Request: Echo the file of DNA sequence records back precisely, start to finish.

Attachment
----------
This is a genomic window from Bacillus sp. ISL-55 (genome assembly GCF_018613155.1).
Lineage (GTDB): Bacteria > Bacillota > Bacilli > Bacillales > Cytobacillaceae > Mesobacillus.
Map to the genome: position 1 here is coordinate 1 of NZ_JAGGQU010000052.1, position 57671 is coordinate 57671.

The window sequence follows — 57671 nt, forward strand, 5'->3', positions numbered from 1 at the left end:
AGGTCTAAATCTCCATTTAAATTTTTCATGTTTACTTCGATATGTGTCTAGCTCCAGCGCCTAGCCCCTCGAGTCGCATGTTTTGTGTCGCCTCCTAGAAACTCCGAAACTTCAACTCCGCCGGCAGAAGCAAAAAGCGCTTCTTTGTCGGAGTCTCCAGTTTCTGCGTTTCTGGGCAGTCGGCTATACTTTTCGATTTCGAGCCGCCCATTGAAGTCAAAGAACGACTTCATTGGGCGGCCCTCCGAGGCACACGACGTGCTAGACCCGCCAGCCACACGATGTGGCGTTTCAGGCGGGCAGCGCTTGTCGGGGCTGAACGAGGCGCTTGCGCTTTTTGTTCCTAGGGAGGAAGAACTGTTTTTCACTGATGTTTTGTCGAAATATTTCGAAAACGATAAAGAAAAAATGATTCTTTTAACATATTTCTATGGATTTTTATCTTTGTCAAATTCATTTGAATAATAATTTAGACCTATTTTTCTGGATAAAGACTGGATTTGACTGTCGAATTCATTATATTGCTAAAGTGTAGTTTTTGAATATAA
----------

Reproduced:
This is a genomic window from Bacillus sp. ISL-55 (genome assembly GCF_018613155.1).
Lineage (GTDB): Bacteria > Bacillota > Bacilli > Bacillales > Cytobacillaceae > Mesobacillus.
Map to the genome: position 1 here is coordinate 1 of NZ_JAGGQU010000052.1, position 57671 is coordinate 57671.

The window sequence follows — 57671 nt, forward strand, 5'->3', positions numbered from 1 at the left end:
AGGTCTAAATCTCCATTTAAATTTTTCATGTTTACTTCGATATGTGTCTAGCTCCAGCGCCTAGCCCCTCGAGTCGCATGTTTTGTGTCGCCTCCTAGAAACTCCGAAACTTCAACTCCGCCGGCAGAAGCAAAAAGCGCTTCTTTGTCGGAGTCTCCAGTTTCTGCGTTTCTGGGCAGTCGGCTATACTTTTCGATTTCGAGCCGCCCATTGAAGTCAAAGAACGACTTCATTGGGCGGCCCTCCGAGGCACACGACGTGCTAGACCCGCCAGCCACACGATGTGGCGTTTCAGGCGGGCAGCGCTTGTCGGGGCTGAACGAGGCGCTTGCGCTTTTTGTTCCTAGGGAGGAAGAACTGTTTTTCACTGATGTTTTGTCGAAATATTTCGAAAACGATAAAGAAAAAATGATTCTTTTAACATATTTCTATGGATTTTTATCTTTGTCAAATTCATTTGAATAATAATTTAGACCTATTTTTCTGGATAAAGACTGGATTTGACTGTCGAATTCATTATATTGCTAAAGTGTAGTTTTTGAATATAA